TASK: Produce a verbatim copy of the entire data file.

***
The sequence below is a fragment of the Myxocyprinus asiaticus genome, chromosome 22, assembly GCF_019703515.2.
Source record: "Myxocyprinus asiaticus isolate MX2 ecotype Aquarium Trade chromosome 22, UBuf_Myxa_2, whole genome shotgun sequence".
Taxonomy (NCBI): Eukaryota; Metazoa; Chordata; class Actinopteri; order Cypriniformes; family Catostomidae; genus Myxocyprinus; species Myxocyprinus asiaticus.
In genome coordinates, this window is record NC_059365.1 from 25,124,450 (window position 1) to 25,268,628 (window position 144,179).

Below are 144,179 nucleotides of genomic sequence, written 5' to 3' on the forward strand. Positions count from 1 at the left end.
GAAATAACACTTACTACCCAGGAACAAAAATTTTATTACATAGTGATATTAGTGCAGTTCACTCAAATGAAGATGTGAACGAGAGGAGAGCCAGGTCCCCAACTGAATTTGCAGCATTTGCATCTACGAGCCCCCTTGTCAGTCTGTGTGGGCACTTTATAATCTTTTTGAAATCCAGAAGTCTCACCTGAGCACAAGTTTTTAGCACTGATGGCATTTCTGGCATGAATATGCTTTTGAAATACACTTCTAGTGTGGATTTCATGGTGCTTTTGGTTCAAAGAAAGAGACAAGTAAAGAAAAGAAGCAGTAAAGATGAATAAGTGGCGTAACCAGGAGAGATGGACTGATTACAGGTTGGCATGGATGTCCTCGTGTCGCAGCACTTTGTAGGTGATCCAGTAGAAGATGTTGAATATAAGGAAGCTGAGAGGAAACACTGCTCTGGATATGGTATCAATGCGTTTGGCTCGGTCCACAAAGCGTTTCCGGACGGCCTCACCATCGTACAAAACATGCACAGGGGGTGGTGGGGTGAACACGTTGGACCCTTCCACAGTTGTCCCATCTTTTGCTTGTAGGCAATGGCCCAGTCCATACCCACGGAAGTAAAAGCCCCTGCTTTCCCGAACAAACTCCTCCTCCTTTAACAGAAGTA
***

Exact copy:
The sequence below is a fragment of the Myxocyprinus asiaticus genome, chromosome 22, assembly GCF_019703515.2.
Source record: "Myxocyprinus asiaticus isolate MX2 ecotype Aquarium Trade chromosome 22, UBuf_Myxa_2, whole genome shotgun sequence".
Taxonomy (NCBI): Eukaryota; Metazoa; Chordata; class Actinopteri; order Cypriniformes; family Catostomidae; genus Myxocyprinus; species Myxocyprinus asiaticus.
In genome coordinates, this window is record NC_059365.1 from 25,124,450 (window position 1) to 25,268,628 (window position 144,179).

Below are 144,179 nucleotides of genomic sequence, written 5' to 3' on the forward strand. Positions count from 1 at the left end.
GAAATAACACTTACTACCCAGGAACAAAAATTTTATTACATAGTGATATTAGTGCAGTTCACTCAAATGAAGATGTGAACGAGAGGAGAGCCAGGTCCCCAACTGAATTTGCAGCATTTGCATCTACGAGCCCCCTTGTCAGTCTGTGTGGGCACTTTATAATCTTTTTGAAATCCAGAAGTCTCACCTGAGCACAAGTTTTTAGCACTGATGGCATTTCTGGCATGAATATGCTTTTGAAATACACTTCTAGTGTGGATTTCATGGTGCTTTTGGTTCAAAGAAAGAGACAAGTAAAGAAAAGAAGCAGTAAAGATGAATAAGTGGCGTAACCAGGAGAGATGGACTGATTACAGGTTGGCATGGATGTCCTCGTGTCGCAGCACTTTGTAGGTGATCCAGTAGAAGATGTTGAATATAAGGAAGCTGAGAGGAAACACTGCTCTGGATATGGTATCAATGCGTTTGGCTCGGTCCACAAAGCGTTTCCGGACGGCCTCACCATCGTACAAAACATGCACAGGGGGTGGTGGGGTGAACACGTTGGACCCTTCCACAGTTGTCCCATCTTTTGCTTGTAGGCAATGGCCCAGTCCATACCCACGGAAGTAAAAGCCCCTGCTTTCCCGAACAAACTCCTCCTCCTTTAACAGAAGTA